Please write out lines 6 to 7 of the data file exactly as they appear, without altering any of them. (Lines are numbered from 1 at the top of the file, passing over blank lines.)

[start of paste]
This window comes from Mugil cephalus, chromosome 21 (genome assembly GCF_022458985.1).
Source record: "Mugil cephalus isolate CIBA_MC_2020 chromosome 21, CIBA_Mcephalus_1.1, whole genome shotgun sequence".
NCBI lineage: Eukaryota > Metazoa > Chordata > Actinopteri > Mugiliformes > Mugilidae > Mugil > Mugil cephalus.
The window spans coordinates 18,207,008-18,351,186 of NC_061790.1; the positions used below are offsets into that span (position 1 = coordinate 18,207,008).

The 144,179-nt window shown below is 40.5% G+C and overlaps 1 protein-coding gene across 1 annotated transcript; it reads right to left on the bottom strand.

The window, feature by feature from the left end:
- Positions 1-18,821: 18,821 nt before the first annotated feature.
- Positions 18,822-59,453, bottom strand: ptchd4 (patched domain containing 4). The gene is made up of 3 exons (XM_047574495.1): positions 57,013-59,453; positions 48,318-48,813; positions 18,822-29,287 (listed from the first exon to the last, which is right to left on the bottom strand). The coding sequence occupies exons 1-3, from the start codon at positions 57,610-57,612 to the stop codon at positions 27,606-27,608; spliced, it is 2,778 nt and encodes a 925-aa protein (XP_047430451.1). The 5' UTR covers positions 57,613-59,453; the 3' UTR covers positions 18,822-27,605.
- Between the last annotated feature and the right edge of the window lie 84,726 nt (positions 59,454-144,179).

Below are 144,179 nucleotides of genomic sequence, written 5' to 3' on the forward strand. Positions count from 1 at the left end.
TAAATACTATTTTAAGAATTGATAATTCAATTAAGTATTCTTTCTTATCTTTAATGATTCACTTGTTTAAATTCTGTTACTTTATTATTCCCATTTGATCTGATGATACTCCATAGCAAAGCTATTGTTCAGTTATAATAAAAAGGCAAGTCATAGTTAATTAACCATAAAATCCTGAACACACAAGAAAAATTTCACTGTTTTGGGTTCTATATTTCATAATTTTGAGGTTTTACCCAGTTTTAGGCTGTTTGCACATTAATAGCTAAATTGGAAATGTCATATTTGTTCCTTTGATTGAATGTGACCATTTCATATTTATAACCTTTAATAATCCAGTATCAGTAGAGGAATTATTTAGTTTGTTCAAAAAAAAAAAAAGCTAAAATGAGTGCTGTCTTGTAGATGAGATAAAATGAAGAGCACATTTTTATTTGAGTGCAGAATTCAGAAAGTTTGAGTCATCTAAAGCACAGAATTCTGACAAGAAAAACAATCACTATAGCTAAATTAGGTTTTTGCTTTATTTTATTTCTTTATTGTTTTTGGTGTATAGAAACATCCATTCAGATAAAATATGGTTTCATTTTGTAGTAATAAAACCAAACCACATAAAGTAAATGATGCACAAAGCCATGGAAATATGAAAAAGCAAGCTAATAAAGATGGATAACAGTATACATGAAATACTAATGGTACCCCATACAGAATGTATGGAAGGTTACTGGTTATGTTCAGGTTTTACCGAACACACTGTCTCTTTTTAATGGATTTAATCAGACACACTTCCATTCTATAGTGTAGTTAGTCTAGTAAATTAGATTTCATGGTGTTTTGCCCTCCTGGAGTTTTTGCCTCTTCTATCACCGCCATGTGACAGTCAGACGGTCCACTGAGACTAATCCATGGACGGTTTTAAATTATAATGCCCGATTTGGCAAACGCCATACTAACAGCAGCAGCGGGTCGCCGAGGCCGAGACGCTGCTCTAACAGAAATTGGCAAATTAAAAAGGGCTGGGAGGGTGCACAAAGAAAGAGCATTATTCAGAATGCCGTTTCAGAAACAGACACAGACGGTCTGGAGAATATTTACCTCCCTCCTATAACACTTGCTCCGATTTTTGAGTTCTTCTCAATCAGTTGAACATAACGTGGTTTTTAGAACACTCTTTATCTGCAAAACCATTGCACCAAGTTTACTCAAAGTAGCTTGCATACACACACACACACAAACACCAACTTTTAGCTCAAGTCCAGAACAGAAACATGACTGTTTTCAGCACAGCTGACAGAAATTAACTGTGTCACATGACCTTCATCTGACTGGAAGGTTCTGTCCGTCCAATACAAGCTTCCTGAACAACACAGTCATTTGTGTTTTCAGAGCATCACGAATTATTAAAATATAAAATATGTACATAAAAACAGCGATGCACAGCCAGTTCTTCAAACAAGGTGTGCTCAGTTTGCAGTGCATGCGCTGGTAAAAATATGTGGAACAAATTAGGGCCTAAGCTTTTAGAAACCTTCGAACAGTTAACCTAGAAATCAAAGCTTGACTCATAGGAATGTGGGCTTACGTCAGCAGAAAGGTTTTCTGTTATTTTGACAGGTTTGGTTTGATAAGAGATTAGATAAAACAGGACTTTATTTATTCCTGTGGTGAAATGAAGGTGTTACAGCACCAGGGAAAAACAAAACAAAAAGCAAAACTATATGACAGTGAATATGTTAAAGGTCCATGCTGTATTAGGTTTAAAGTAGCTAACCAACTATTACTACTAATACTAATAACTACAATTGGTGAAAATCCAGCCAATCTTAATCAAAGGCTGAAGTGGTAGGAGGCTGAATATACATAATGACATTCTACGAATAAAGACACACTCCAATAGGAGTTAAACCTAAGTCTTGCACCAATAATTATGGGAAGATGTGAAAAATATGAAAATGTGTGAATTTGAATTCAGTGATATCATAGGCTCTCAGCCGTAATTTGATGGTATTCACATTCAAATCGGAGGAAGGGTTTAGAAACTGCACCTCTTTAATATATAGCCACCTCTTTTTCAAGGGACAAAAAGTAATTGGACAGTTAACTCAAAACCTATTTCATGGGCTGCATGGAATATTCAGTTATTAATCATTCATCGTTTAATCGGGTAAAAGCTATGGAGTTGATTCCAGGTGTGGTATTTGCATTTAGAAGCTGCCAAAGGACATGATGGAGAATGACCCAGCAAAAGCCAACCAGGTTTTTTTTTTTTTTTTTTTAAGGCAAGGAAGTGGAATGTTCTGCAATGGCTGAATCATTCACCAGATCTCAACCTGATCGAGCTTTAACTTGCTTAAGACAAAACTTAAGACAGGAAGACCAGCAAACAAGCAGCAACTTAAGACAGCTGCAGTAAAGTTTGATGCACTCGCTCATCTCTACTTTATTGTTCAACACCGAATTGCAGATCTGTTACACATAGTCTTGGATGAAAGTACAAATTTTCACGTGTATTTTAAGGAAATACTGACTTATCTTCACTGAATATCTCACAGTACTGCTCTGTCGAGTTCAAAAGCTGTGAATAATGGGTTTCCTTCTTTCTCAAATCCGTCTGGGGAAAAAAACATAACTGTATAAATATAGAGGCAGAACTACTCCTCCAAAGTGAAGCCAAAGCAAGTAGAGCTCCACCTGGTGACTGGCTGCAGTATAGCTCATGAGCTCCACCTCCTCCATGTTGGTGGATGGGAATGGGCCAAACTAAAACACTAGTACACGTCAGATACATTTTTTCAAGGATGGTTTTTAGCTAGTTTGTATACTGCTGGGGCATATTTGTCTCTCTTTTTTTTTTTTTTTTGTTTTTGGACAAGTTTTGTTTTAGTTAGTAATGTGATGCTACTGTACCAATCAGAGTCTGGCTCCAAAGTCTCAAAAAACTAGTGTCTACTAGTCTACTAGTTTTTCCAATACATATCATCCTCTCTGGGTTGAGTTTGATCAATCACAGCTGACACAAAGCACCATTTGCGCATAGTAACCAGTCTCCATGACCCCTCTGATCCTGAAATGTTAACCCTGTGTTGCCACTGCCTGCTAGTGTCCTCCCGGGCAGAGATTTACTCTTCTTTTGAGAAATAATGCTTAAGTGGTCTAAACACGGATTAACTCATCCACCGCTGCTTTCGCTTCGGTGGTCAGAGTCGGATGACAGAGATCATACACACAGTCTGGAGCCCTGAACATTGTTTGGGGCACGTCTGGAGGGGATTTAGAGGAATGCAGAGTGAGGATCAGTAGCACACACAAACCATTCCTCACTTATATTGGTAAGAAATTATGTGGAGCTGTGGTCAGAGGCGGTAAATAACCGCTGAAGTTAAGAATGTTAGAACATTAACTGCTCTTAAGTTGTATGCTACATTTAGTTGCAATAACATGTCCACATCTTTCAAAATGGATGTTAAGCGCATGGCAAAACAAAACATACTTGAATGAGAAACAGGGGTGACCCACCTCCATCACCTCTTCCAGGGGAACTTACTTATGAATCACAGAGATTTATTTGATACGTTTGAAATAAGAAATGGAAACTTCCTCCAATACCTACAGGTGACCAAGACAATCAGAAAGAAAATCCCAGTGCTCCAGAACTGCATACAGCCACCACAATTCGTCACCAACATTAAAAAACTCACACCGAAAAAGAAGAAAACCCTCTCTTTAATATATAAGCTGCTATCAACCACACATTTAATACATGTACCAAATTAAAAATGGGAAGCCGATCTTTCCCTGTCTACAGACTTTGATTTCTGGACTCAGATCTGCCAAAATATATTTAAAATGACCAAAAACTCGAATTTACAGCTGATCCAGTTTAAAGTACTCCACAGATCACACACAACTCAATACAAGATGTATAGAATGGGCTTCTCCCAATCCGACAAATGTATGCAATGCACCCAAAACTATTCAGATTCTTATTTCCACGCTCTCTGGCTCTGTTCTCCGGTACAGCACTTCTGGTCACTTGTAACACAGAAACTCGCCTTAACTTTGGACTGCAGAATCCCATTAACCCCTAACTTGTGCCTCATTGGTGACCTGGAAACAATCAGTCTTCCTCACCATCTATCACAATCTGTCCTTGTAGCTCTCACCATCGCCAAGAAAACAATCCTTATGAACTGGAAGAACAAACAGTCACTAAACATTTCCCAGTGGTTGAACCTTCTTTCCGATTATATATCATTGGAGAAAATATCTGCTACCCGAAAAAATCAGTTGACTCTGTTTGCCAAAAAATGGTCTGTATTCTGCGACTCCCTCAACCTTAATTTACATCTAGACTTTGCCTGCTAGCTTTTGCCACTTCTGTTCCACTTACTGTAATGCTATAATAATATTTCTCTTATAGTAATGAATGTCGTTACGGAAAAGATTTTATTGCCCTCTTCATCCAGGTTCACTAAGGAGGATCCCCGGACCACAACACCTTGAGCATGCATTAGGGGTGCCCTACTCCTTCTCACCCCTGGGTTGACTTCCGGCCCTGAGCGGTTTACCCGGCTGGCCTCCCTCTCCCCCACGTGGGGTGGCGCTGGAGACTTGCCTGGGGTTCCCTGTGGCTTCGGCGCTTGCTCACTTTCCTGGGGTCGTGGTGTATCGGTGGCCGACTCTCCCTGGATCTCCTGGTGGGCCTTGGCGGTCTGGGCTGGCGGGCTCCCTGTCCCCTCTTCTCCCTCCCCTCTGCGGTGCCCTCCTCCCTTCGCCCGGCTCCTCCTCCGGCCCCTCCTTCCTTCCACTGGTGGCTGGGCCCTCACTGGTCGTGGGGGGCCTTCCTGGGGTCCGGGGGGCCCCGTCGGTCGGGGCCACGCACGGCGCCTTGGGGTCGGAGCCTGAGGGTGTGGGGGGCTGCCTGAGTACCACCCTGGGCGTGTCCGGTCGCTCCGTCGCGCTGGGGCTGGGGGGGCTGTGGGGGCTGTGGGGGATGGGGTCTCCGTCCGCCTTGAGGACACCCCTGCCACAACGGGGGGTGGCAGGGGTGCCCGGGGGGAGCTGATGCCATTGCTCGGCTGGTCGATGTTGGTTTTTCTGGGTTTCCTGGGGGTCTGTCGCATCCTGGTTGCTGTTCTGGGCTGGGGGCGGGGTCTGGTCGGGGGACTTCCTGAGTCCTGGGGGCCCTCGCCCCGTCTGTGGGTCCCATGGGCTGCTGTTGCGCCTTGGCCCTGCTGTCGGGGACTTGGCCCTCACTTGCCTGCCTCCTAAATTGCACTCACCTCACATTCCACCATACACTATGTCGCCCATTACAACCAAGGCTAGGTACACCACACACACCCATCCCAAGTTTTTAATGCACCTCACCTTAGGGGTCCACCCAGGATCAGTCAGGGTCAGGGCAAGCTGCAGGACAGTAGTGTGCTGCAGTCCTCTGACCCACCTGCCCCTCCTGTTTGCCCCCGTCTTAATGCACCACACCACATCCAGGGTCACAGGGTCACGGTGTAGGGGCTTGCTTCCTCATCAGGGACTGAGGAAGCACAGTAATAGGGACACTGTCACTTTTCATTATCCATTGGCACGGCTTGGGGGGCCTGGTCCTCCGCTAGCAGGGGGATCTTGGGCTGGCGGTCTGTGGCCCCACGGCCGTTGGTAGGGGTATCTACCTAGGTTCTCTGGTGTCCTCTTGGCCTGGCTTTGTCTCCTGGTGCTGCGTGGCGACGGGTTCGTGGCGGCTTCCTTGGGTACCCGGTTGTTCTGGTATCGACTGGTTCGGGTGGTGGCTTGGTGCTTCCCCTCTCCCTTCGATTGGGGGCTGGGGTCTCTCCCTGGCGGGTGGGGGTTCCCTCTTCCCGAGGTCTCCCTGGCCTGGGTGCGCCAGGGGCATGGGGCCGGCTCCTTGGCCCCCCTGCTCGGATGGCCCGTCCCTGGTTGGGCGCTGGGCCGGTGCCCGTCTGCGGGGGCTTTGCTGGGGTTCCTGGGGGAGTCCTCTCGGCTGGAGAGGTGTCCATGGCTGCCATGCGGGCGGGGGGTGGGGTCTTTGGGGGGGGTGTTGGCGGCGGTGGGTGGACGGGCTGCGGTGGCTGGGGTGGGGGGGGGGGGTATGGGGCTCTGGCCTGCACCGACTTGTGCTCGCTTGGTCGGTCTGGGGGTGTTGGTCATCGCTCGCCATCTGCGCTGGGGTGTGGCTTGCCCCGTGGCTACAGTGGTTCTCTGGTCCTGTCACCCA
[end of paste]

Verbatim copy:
The window, feature by feature from the left end:
- Positions 1-18,821: 18,821 nt before the first annotated feature.